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23 Sep 2022

Ordering-in now part of Brits' weekly mealtime routine

Ordering-in now part of Brits' weekly mealtime routine

New research from KAM – in partnership with e-commerce provider Slerp – suggests that the phenomenal growth in demand for “ordering in” seen during the pandemic has resulted in long-term changes to consumer dining behaviour, creating a “new normal” where millions of Brits now order take-away and delivery direct from their favourite hospitality brands as part of their regular weekly routine.


Changing mealtime routines

The research found that 22 million Brits now order a take-away or delivery from a restaurant or pub at least once a week. 34% admit to ordering as part of their regular weekday dining and 62% regularly order-in as a “weekend treat.” Generation Z and young families are ordering-in most frequently.

More like our American neighbours, Brits now take a multi-channel approach to dining, not only eating on-premise but also regularly embracing ‘at-home’ offerings as part of how we feed ourselves and our families. Take-aways and meal delivery is now locked in as an established part of Brits mealtime routine.

Take-aways and deliveries replaces cooking at home

The research found that the majority of online food orders are likely to come from existing customers with 2-in-3 respondents admitting they prefer to order from places that they know and love, with only 30% saying that they actively liked to explore and try new places. And 74% of respondents indicate that they order-in to replace cooking at home, not to replace eating-out occasions.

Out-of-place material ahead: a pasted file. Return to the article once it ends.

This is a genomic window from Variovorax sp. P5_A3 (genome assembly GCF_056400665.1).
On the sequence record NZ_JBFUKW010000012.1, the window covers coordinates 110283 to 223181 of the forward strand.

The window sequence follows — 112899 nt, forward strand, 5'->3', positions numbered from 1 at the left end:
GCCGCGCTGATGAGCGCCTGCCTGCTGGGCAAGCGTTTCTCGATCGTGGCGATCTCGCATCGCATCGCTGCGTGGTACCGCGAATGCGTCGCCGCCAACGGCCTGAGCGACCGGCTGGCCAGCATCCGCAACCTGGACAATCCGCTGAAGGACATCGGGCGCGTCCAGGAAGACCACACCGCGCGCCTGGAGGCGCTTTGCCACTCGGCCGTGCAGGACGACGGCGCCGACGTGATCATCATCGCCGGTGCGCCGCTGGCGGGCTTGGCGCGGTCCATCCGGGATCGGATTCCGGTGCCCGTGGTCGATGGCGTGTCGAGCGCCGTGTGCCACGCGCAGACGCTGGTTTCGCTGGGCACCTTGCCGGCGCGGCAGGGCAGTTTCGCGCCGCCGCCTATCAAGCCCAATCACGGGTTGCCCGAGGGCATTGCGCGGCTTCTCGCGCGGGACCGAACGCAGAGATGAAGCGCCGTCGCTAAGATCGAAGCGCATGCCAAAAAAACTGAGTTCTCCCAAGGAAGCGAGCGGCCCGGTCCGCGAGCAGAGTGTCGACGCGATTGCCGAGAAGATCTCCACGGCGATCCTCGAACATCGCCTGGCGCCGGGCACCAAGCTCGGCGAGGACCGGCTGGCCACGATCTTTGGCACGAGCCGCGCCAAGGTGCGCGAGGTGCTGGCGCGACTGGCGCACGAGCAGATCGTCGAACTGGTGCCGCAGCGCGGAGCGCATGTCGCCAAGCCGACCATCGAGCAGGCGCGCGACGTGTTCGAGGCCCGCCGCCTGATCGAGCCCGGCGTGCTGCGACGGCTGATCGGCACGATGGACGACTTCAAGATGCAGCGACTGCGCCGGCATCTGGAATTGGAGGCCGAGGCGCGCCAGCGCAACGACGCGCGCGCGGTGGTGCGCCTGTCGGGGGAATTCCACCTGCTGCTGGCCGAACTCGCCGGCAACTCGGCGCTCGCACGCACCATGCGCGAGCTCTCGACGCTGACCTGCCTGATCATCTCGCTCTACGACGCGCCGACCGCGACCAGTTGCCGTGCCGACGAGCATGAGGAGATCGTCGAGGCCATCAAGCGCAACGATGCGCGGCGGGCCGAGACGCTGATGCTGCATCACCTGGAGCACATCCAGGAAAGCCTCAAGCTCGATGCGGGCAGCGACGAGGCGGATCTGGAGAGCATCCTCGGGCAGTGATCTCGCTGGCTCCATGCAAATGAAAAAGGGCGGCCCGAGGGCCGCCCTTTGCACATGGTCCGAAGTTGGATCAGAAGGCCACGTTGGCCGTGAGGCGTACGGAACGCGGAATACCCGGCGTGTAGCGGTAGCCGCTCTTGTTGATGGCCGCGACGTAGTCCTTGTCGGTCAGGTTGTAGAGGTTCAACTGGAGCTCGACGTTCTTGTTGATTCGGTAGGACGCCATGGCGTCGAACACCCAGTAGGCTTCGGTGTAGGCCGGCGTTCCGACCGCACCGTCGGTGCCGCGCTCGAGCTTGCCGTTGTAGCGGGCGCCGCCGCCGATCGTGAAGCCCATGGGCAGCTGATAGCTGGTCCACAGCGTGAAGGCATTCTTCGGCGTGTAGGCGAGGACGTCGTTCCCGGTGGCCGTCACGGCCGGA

A concern for many hospitality operators has been the impact that take-aways and home delivery might have on their on-premise operations. Will people order delivery to replace dining out? Reassuringly, it seems the answer is no. Offering take-away and delivery is without a doubt enabling venues to feed their customers on more occasions.

Many consumers prefer to order direct

Despite many consumers still ordering via marketplace apps such as Deliveroo, Just Eat and Uber Eats, 62% said they’d rather order directly from a restaurant or pub, with 1-in-4 consumers saying they expect to download a restaurant/pub-specific app in the future.

And no surprise that the ordering process itself is a key driver of where people are turning for their take-aways and meal deliveries. The online experience will impact physical footfall too with almost half of people (46%) stating that a positive online ordering experience would make them more likely to visit a venue in person.

Loyalty points also have a significant impact on where consumers order: 84% said they’d be more likely to order direct from a restaurant/pub if a loyalty programme was available, and 1/3 stated they’d definitely spend more in order to secure points.

JP Then, Founder, Slerp: “The hospitality sector is facing massive headwinds but there remains opportunity for operators who are listening to customers and embracing an omni-channel approach. The stats don’t lie – d2c combined with loyalty should be part of the proposition as customers want it and they are telling us so.”

Demand for “order-in” must continue to evolve

A year ago, consumer demand was significant with 9-in-10 consumers saying they wanted the restaurant and pub brands which they’d had in their homes during lockdowns to continue offering ‘at-home’ solutions after Covid restrictions lift. That demand hasn’t waned, with 89% saying they have ordered direct via a hospitality’s own website, app or social channels in the past 12 months. KAM suggests in order to capitalise on this cemented demand, operators must not sit still and need to continue to evolve their online offering.

KAM and Slerp have partnered to create a free e-book for operators highlighting the key findings from the research and opportunities to grow their “order-in” sales. Download it here. Or sign up to access all of KAM’s research and insights here.

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